Sample Student Work

Christ Dipasquale video work by Chris DiPasquale

Course Outcomes

What Are The Course Projects?

Creative video production and editing projects include a movie trailer, an inspirational video, a
PSA video, and a music video.

What Software or Supplies Do I Need?
  • Computer with Internet connection (broadband recommended).
  • Adobe Photoshop, Premiere, After Effects, and Animate CC.
  • Autodesk Maya (optional)
  • Digital drawing tablet (such as a Wacom tablet) recommended.
  • Access to a digital video camera and ability to connect it to a computer to capture footage.
  • Basic experience in the above software and digital media skills.
What Will I Learn?

Students in this course can expect to learn to:

  • Apply conventions and development strategies for the following digital media genres: movie trailers, public service announcements, music videos, commercials, and short films.
  • Develop an understanding of fundamental concepts for obtaining and retaining viewer attention.
  • Apply the three-act story structure as a basic narrative device.
  • Use conceptual thinking to solve artistic problems.
  • Evoke feeling within narrative contexts using visual lexicons.
  • Collect and organize inspirational sources with a reference library.
  • Apply linear and iterative workflows to large creative projects.
  • Use visual development strategies to translate written concepts into visual narratives.
  • Develop an understanding of pipeline and R&D workflow strategies.
  • Participate and collaborate in online digital media communities.
  • Apply advanced techniques for timing, pacing, rhythm, and leading the viewer in digital media compositions.
  • Develop an understanding of previsualization and revisualization techniques for project management.

Getting Started

Course Registration

  • Classes start January, April, and August
  • 3 Credit Course
  • Project-Based: Exercises, Discussions, and Critiques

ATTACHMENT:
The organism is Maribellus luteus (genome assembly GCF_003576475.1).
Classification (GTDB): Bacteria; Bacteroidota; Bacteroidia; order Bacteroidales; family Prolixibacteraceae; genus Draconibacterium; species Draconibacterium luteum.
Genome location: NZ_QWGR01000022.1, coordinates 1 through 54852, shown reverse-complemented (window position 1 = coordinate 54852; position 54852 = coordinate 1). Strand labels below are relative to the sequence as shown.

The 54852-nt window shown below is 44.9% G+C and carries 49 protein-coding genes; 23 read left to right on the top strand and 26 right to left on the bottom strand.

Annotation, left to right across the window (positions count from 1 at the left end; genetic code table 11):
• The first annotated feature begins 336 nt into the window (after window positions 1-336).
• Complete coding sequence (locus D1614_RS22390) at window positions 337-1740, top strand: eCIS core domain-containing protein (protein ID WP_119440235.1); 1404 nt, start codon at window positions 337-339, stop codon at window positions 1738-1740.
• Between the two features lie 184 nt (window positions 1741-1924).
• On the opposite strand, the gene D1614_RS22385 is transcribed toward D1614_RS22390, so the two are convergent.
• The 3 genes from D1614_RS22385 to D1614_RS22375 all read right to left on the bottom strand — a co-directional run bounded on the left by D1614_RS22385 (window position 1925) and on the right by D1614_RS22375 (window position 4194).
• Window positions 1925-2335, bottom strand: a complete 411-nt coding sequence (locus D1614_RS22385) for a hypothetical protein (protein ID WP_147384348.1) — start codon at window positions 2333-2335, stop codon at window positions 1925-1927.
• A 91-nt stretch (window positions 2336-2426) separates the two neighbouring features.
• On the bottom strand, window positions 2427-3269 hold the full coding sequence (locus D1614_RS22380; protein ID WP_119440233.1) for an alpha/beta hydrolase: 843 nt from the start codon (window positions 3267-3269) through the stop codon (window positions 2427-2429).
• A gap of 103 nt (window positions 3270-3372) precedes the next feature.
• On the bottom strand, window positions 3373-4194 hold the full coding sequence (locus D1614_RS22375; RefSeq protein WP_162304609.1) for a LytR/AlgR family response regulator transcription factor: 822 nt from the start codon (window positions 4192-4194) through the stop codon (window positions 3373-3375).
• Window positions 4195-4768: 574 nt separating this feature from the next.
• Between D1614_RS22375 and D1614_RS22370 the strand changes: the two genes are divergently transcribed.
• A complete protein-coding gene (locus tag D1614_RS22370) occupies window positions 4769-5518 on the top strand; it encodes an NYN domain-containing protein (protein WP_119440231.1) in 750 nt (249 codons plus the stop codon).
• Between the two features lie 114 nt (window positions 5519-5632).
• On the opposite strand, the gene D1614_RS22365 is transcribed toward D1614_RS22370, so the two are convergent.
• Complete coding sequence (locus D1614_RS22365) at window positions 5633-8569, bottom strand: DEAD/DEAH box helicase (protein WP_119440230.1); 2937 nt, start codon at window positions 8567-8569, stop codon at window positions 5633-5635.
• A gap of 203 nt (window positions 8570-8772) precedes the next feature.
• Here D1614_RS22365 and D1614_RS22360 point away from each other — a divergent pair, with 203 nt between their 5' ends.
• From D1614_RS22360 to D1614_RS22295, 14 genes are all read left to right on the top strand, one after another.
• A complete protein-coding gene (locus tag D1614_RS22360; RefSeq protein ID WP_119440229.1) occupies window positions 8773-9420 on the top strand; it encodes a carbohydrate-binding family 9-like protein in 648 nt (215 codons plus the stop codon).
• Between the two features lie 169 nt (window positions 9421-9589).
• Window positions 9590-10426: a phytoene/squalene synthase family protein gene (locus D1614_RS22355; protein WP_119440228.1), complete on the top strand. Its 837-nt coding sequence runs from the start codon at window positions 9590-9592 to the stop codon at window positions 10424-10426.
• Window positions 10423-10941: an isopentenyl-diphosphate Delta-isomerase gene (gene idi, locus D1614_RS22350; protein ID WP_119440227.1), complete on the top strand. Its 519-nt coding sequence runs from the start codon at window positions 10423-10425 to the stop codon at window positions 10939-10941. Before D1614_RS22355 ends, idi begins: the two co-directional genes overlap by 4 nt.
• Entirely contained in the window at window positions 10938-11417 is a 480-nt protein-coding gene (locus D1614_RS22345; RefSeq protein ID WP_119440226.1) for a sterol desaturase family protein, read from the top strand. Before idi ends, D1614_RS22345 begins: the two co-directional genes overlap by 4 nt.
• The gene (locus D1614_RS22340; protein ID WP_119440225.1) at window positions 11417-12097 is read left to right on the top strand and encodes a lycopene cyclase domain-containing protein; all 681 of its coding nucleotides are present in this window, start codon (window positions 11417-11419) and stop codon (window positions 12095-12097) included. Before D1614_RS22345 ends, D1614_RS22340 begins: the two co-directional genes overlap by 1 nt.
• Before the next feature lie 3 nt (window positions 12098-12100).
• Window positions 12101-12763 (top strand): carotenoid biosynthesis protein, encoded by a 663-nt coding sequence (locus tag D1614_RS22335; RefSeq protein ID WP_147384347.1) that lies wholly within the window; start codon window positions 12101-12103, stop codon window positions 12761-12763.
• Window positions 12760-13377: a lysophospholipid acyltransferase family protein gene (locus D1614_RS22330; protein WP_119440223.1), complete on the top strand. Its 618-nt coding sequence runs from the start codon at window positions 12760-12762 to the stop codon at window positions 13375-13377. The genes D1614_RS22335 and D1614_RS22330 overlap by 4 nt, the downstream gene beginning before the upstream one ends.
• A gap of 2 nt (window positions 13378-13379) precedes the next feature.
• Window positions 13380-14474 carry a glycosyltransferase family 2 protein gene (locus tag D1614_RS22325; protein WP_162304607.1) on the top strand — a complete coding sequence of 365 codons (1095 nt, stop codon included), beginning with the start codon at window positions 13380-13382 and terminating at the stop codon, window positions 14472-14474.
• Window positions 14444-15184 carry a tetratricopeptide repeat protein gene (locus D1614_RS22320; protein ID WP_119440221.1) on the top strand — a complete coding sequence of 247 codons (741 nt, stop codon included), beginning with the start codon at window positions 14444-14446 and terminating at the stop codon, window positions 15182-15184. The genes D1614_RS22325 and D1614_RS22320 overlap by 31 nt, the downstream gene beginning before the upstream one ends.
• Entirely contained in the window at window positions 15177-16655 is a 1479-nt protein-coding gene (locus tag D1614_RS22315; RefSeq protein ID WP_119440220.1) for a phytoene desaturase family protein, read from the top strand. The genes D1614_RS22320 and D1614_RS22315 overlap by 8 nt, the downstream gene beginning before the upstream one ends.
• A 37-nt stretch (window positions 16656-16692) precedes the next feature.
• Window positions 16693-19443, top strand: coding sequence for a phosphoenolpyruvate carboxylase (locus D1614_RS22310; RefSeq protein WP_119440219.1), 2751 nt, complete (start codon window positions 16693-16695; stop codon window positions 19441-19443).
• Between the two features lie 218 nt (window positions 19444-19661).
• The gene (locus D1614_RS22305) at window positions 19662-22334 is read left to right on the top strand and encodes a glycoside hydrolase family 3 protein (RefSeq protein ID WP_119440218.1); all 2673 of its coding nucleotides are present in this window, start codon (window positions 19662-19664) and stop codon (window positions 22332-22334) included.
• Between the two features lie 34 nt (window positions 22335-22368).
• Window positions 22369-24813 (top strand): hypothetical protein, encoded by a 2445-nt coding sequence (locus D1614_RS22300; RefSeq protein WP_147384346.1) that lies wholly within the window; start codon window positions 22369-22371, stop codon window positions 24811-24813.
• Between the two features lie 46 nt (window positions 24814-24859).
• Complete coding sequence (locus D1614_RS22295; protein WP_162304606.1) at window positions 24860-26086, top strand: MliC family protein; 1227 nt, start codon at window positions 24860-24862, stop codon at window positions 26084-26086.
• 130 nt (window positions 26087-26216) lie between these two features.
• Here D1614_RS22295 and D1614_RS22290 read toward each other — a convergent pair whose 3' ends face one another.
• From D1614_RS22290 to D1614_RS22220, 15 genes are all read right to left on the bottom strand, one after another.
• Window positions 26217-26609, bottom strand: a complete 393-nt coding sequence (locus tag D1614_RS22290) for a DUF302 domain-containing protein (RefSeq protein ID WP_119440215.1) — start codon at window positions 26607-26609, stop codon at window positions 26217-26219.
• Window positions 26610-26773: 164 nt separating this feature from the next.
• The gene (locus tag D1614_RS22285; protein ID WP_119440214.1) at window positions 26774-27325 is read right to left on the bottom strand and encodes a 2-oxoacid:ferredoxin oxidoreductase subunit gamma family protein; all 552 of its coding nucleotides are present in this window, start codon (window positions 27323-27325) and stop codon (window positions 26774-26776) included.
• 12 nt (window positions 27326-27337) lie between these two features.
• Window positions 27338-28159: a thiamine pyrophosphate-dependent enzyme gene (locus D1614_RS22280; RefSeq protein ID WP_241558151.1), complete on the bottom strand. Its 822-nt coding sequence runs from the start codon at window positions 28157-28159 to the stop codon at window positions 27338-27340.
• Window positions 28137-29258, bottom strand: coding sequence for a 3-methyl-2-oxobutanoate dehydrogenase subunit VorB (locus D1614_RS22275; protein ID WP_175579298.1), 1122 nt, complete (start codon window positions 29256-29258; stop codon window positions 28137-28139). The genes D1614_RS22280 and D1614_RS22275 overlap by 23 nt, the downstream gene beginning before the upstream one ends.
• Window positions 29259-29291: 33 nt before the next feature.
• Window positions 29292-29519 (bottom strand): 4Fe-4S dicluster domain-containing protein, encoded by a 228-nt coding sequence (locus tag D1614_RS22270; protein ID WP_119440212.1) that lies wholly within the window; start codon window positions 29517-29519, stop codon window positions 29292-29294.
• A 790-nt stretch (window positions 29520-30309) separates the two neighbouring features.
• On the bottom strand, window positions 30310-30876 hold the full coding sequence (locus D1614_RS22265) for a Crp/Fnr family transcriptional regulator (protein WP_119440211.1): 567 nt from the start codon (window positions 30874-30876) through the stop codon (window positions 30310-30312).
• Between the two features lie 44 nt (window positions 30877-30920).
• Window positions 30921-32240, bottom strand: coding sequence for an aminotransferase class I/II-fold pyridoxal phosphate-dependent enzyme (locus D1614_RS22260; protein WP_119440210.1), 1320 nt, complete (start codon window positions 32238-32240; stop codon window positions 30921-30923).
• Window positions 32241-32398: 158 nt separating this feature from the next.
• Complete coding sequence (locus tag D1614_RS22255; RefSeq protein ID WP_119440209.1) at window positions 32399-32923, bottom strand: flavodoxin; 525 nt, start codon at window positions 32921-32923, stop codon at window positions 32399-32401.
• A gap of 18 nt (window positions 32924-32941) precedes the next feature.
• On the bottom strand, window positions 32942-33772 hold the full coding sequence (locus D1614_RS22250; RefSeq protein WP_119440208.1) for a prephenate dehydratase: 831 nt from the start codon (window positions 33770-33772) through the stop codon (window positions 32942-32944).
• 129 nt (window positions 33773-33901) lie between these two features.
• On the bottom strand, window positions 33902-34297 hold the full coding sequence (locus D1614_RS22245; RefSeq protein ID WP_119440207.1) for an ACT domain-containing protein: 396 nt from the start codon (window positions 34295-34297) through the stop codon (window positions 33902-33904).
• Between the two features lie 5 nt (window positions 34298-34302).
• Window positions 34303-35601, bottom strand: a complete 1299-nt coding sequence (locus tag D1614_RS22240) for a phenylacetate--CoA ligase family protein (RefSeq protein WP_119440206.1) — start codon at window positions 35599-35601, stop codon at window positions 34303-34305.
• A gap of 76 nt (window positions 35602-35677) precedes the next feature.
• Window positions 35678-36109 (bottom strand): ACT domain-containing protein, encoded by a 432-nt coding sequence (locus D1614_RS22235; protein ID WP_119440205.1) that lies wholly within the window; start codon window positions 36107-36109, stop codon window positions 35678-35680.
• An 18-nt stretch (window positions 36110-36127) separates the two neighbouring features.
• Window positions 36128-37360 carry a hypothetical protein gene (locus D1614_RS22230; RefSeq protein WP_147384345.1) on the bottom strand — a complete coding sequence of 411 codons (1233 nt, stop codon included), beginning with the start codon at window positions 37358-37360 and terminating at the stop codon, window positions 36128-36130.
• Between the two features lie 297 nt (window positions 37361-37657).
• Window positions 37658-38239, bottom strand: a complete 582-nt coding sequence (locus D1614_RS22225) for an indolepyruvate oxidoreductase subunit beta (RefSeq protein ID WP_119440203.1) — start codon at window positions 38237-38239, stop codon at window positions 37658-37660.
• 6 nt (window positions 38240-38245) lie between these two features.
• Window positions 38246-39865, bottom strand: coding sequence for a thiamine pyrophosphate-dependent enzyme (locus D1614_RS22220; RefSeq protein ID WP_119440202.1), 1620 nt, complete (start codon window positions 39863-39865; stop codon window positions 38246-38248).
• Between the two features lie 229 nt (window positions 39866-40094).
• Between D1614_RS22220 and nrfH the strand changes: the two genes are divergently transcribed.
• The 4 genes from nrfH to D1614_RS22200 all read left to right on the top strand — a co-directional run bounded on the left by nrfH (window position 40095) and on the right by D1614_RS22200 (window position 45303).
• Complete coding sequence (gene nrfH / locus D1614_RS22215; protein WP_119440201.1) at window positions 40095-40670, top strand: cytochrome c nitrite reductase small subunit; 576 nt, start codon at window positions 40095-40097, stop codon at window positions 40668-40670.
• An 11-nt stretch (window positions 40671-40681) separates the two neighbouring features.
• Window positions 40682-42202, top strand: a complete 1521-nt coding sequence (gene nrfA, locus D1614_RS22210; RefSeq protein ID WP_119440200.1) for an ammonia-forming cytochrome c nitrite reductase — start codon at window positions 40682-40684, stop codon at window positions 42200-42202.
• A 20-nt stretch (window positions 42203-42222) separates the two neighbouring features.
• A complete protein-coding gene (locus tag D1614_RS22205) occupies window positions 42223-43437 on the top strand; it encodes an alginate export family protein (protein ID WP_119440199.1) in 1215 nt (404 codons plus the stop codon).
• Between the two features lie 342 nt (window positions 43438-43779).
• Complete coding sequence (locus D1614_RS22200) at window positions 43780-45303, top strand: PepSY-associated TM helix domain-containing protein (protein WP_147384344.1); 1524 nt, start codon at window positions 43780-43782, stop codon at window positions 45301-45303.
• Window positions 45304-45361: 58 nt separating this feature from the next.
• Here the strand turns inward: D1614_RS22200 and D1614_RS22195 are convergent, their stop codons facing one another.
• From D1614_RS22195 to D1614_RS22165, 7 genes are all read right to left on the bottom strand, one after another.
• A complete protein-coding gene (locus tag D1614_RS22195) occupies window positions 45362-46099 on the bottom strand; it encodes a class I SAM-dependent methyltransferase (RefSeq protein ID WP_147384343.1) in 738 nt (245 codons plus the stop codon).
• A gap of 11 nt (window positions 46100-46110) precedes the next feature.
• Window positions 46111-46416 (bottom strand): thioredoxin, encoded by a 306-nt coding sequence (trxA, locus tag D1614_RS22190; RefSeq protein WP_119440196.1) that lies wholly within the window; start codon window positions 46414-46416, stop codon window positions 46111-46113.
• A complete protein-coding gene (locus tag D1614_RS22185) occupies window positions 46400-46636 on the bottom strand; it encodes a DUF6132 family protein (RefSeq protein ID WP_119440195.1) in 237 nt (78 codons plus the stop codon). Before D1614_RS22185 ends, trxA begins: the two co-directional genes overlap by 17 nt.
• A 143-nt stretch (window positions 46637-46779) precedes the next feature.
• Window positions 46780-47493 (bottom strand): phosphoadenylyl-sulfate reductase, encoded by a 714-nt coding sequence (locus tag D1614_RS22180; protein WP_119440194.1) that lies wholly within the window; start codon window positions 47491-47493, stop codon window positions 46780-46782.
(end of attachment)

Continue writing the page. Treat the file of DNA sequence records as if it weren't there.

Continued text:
Course Tuition and Fees
Registration Fee* $200
Total Course Price $1730

Registration fees are nonrefundable after 5 days from enrollment. All tuition includes a digital materials fee for course content.

Course Registration Form

To register for this course, use the form below to enter your information and desired start date. An Admissions Advisor will contact you to arrange payment and provide you with an Enrollment Agreement.

PD: Course Registration

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Frequently Asked Questions (FAQ)


What Are The Courses Like?

Our courses are project-based. In each course you’ll enjoy a series of lectures, projects, discussions, and critiques designed to stretch your creative skills, earning college credit for your completed course.

How Much Time Do I Need?

Classes start January, April, and August, and this course can be completed in a 15-week term. College credit from this course can be applied to a range of degree and certificate level programs at Sessions College.

Who Are The Instructors?

Our courses are developed and taught by our faculty of professional artists, designers, and photographers. This means that you’ll learn in-demand skills, get feedback on your work, and build a portfolio of creative work.

Is Sessions College accredited?

Yes. Since 2001, Sessions College has been accredited by the Distance Education Accrediting Commission (DEAC). The Distance Education Accrediting Commission is listed by the U.S. Department of Education as a recognized accrediting agency and is recognized by the Council for Higher Education Accreditation (CHEA).